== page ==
Walk in obedience, seek professional help, or do what you need to do because it’s worth it.  Eventually, your love will catch up to your obedience.  I’m incredibly thankful for the perspective changing statement.



Get Off Your Phone! A Few Tips for Restricting the Use of Technology.

With summer looming and idle time high for many students, we are re-posting this popular series, Raising Kids in the Digital Age.  This is part 3 of 3.  Feel free to check out part 1 here and part 2 here.  

Just to recap, we started this series inviting you to “imagine the end”.  Your child is now out from your house and on their way to adulthood.  You have been raising them all these years for this moment; to help launch them into adulthood.  But before we get into restrictions related to technology we have to go back and remember why we are doing this.  Here’s a great quote to remind us:

“Don’t forget the end game:  As parents of teenagers, we are trying to raise adults.  We’re more interested in wisdom than compliance, more interested in responsibility than in high walls of protection, and more interested in healthy parent/teen communication than maintaining a veneer of good appearances.”

Mark Oestreicher and Adam McLane

The goal is that as our children sit in their college dorm room or venture out into to life on their own, they are ready for the moment.  This isn’t about control, this is about preparation and wisdom.  If we wait to give kids the power to decide and learn from their mistakes until they leave our home, then we have waited way too long.

Of course, life might be easier if we make sure they only make the choices we want them to make, but that is not what we are interested in here.  We want to give them the opportunity to try and fail under our guidance.  If we wait to give them the power to choose when they are 18 and on their own, then the stakes are much higher.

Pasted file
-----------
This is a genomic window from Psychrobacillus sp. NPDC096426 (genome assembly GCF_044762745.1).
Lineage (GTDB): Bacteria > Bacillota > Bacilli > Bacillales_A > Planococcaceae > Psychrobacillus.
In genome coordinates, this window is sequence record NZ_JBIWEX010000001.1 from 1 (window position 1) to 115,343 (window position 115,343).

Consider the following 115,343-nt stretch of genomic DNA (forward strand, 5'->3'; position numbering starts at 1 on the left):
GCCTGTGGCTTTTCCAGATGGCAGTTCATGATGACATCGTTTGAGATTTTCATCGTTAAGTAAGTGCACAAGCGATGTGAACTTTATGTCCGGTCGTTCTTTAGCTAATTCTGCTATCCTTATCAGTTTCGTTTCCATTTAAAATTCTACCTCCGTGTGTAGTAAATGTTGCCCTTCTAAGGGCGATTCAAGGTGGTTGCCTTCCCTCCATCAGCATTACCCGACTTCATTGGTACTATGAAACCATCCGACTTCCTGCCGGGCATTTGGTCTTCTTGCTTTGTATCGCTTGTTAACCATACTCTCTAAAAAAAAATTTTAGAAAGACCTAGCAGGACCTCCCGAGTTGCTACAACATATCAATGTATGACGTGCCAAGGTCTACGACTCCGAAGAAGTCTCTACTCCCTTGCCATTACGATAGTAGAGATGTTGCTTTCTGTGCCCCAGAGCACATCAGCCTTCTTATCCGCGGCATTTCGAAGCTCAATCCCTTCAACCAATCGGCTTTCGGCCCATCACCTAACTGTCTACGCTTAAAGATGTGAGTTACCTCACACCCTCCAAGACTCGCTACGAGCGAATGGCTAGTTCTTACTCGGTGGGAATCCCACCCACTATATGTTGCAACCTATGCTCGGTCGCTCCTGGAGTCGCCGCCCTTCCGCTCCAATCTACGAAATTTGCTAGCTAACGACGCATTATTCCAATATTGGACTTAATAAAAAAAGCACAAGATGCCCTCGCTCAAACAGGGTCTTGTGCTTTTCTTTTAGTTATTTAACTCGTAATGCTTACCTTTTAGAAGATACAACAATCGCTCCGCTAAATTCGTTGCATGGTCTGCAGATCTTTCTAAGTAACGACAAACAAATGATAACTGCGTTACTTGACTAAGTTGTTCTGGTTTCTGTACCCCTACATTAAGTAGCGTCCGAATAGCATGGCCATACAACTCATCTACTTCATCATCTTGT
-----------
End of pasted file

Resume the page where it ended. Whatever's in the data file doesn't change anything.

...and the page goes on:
(However – and this is just one man’s opinion – You may choose to stick with the “until your 18 and out of the house, you have to do what I say” approach, but we all know what happens when they turn 18.)

So, now we are on the same page – regulation is about building wisdom and guiding them towards adulthood – so, let’s get into some practical ideas.

Here’s a few words of warning to consider as we begin:

1.  Be careful about confrontation.  As much as possible try to make this a mutual experience.  If they perceive this is about control, most likely they will shut down and continue doing what they are doing in secret.

2.  Secondly, I’m not discussing internet safety here and it would be worth your time to look into that as well.

3.  Finally, know that no perfect parents are needed for this process.  All you need is to be willing to enter into the mix.   It may not be easy, but it’s worth it to be engaged.


  • Make Access to Social Media a Rite of Passage.  Set an age for when they can access certain social media and celebrate it.  Work with them to set up their profiles and accounts and use your conversations surrounding it to teach them what you think is important.  If you start this process together, it will be easier to stay engaged.
  • Create a Family Agreement.  Work together on this document and make decisions with your child.  The more this can be mutually shared, the better the results will be.  Remember our survey from part 1 – (how kids thought their parents were just as addicted…) – there might be some rules you create for yourself as a part of this process.  Ultimately, this document should reflect you protecting them as a child and fostering their movement toward adulthood.